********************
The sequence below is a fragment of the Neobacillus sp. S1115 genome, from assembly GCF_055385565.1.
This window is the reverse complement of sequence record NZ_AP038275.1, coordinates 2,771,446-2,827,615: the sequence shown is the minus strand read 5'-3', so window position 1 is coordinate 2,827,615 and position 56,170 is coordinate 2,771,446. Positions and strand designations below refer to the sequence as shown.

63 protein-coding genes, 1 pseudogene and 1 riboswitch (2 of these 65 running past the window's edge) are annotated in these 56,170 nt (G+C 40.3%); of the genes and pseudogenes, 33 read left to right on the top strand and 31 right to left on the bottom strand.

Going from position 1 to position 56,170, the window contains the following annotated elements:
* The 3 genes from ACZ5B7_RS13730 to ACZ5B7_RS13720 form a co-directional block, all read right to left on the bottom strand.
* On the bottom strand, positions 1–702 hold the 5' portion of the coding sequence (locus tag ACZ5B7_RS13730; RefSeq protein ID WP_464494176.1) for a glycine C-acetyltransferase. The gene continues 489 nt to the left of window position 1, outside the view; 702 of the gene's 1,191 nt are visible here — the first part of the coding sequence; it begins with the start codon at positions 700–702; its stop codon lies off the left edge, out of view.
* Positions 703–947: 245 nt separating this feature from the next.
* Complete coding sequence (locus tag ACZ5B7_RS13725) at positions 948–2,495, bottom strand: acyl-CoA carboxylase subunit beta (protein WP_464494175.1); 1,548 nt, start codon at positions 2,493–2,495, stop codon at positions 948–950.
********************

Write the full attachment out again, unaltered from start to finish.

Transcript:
The sequence below is a fragment of the Neobacillus sp. S1115 genome, from assembly GCF_055385565.1.
This window is the reverse complement of sequence record NZ_AP038275.1, coordinates 2,771,446-2,827,615: the sequence shown is the minus strand read 5'-3', so window position 1 is coordinate 2,827,615 and position 56,170 is coordinate 2,771,446. Positions and strand designations below refer to the sequence as shown.

63 protein-coding genes, 1 pseudogene and 1 riboswitch (2 of these 65 running past the window's edge) are annotated in these 56,170 nt (G+C 40.3%); of the genes and pseudogenes, 33 read left to right on the top strand and 31 right to left on the bottom strand.

Going from position 1 to position 56,170, the window contains the following annotated elements:
* The 3 genes from ACZ5B7_RS13730 to ACZ5B7_RS13720 form a co-directional block, all read right to left on the bottom strand.
* On the bottom strand, positions 1–702 hold the 5' portion of the coding sequence (locus tag ACZ5B7_RS13730; RefSeq protein ID WP_464494176.1) for a glycine C-acetyltransferase. The gene continues 489 nt to the left of window position 1, outside the view; 702 of the gene's 1,191 nt are visible here — the first part of the coding sequence; it begins with the start codon at positions 700–702; its stop codon lies off the left edge, out of view.
* Positions 703–947: 245 nt separating this feature from the next.
* Complete coding sequence (locus tag ACZ5B7_RS13725) at positions 948–2,495, bottom strand: acyl-CoA carboxylase subunit beta (protein WP_464494175.1); 1,548 nt, start codon at positions 2,493–2,495, stop codon at positions 948–950.